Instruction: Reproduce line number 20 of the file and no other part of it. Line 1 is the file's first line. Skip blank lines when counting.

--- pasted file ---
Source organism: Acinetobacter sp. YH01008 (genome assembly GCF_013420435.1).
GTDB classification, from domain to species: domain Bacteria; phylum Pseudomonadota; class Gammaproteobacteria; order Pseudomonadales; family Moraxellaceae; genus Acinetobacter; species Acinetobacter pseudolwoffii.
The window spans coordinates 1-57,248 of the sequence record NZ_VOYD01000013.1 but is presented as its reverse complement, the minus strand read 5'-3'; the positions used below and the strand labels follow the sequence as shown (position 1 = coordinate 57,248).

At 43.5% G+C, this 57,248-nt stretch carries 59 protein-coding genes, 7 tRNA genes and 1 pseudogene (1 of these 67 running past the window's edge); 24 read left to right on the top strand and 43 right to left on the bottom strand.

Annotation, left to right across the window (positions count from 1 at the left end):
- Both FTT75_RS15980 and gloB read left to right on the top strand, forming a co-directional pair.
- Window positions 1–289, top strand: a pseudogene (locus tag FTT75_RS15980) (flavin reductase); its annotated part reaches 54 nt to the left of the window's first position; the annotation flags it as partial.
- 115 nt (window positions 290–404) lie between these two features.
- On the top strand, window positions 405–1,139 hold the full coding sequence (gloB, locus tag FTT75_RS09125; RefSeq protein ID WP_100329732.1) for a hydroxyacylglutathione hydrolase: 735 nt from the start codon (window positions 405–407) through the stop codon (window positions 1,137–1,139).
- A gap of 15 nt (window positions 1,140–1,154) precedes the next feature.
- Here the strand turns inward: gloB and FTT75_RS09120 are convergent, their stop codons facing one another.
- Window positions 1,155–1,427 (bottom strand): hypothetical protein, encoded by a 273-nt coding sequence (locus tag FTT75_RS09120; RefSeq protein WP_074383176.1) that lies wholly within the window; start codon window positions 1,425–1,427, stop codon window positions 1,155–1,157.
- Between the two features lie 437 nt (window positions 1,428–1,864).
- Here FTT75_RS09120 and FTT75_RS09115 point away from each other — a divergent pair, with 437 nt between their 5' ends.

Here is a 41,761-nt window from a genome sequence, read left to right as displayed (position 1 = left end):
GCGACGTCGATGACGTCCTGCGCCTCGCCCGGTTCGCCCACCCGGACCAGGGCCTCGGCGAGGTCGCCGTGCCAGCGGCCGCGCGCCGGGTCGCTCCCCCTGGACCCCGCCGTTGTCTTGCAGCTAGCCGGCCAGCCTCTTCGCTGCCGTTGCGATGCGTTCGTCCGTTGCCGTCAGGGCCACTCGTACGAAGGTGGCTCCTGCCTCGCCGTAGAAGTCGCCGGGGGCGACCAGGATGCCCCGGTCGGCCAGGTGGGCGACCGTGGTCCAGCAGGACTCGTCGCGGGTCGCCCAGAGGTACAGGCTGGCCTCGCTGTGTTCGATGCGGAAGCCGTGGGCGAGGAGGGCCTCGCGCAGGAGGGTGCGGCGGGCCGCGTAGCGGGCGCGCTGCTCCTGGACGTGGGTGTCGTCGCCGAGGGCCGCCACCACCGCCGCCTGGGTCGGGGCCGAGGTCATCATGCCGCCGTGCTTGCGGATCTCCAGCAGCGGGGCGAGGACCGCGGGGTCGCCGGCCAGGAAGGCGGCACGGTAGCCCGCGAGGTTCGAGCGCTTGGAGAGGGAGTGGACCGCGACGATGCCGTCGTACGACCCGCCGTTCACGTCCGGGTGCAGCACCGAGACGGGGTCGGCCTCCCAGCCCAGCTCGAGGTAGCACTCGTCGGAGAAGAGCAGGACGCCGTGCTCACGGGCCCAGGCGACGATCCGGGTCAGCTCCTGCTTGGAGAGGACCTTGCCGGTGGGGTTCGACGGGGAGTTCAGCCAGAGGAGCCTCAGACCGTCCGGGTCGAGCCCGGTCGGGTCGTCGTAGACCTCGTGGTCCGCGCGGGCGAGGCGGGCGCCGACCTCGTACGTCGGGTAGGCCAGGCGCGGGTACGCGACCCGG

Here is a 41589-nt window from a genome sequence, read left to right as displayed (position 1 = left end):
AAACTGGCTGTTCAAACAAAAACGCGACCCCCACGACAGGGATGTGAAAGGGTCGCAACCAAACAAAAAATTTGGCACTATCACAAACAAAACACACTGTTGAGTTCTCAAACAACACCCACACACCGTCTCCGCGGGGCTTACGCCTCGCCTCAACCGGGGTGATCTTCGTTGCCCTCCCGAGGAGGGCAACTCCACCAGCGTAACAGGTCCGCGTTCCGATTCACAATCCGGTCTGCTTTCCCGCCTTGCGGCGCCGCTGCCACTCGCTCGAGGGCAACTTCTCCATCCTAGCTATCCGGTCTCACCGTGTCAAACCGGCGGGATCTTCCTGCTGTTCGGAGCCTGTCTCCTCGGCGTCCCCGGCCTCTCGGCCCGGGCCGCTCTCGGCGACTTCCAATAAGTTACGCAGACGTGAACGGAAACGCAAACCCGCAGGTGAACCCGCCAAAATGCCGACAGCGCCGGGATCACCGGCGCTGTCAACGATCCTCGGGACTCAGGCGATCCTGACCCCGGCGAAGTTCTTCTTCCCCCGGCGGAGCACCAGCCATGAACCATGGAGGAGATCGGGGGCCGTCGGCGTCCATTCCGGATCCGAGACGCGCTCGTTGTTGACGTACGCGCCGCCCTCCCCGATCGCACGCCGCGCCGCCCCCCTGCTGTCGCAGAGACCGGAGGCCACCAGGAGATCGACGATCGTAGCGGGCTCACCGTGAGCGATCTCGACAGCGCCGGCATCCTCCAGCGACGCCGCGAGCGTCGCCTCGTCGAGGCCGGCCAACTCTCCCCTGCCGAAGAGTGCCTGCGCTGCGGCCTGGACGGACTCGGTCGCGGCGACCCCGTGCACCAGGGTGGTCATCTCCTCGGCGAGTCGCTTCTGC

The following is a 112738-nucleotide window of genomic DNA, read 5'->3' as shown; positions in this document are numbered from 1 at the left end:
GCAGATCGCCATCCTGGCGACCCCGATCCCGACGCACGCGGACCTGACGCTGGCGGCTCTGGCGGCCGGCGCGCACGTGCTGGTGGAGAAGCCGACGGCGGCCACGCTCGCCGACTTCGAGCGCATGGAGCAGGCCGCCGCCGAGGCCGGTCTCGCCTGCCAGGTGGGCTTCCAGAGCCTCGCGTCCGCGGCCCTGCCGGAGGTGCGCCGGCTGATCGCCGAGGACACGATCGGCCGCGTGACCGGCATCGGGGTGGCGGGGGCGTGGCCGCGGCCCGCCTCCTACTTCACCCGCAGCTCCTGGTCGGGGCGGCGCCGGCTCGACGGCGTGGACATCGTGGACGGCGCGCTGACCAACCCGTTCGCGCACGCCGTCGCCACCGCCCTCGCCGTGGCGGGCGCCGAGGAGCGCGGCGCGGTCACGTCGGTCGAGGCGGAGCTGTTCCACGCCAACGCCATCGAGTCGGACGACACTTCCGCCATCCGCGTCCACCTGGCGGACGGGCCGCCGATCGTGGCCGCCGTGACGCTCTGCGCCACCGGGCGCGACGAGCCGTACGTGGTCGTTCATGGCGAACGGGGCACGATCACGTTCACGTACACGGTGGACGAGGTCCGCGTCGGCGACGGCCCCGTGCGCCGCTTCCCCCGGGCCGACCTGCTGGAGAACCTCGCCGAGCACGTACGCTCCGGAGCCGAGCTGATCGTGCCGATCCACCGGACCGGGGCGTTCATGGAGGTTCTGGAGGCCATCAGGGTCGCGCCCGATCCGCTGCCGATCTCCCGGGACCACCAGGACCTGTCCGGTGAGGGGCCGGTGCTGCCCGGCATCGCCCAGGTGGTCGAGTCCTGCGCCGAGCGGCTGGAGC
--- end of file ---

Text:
GCAGATCGCCATCCTGGCGACCCCGATCCCGACGCACGCGGACCTGACGCTGGCGGCTCTGGCGGCCGGCGCGCACGTGCTGGTGGAGAAGCCGACGGCGGCCACGCTCGCCGACTTCGAGCGCATGGAGCAGGCCGCCGCCGAGGCCGGTCTCGCCTGCCAGGTGGGCTTCCAGAGCCTCGCGTCCGCGGCCCTGCCGGAGGTGCGCCGGCTGATCGCCGAGGACACGATCGGCCGCGTGACCGGCATCGGGGTGGCGGGGGCGTGGCCGCGGCCCGCCTCCTACTTCACCCGCAGCTCCTGGTCGGGGCGGCGCCGGCTCGACGGCGTGGACATCGTGGACGGCGCGCTGACCAACCCGTTCGCGCACGCCGTCGCCACCGCCCTCGCCGTGGCGGGCGCCGAGGAGCGCGGCGCGGTCACGTCGGTCGAGGCGGAGCTGTTCCACGCCAACGCCATCGAGTCGGACGACACTTCCGCCATCCGCGTCCACCTGGCGGACGGGCCGCCGATCGTGGCCGCCGTGACGCTCTGCGCCACCGGGCGCGACGAGCCGTACGTGGTCGTTCATGGCGAACGGGGCACGATCACGTTCACGTACACGGTGGACGAGGTCCGCGTCGGCGACGGCCCCGTGCGCCGCTTCCCCCGGGCCGACCTGCTGGAGAACCTCGCCGAGCACGTACGCTCCGGAGCCGAGCTGATCGTGCCGATCCACCGGACCGGGGCGTTCATGGAGGTTCTGGAGGCCATCAGGGTCGCGCCCGATCCGCTGCCGATCTCCCGGGACCACCAGGACCTGTCCGGTGAGGGGCCGGTGCTGCCCGGCATCGCCCAGGTGGTCGAGTCCTGCGCCGAGCGGCTGGAGC